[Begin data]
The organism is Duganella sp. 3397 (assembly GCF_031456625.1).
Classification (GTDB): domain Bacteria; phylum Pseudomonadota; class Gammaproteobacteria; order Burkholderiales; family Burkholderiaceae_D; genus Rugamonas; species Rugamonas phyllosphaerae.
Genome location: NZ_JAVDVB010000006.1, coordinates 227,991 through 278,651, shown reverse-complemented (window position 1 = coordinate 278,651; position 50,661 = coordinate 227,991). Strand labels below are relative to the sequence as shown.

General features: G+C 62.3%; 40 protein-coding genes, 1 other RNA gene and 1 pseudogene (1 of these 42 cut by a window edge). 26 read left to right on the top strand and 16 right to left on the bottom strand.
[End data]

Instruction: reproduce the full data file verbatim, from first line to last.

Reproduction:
The organism is Duganella sp. 3397 (assembly GCF_031456625.1).
Classification (GTDB): domain Bacteria; phylum Pseudomonadota; class Gammaproteobacteria; order Burkholderiales; family Burkholderiaceae_D; genus Rugamonas; species Rugamonas phyllosphaerae.
Genome location: NZ_JAVDVB010000006.1, coordinates 227,991 through 278,651, shown reverse-complemented (window position 1 = coordinate 278,651; position 50,661 = coordinate 227,991). Strand labels below are relative to the sequence as shown.

General features: G+C 62.3%; 40 protein-coding genes, 1 other RNA gene and 1 pseudogene (1 of these 42 cut by a window edge). 26 read left to right on the top strand and 16 right to left on the bottom strand.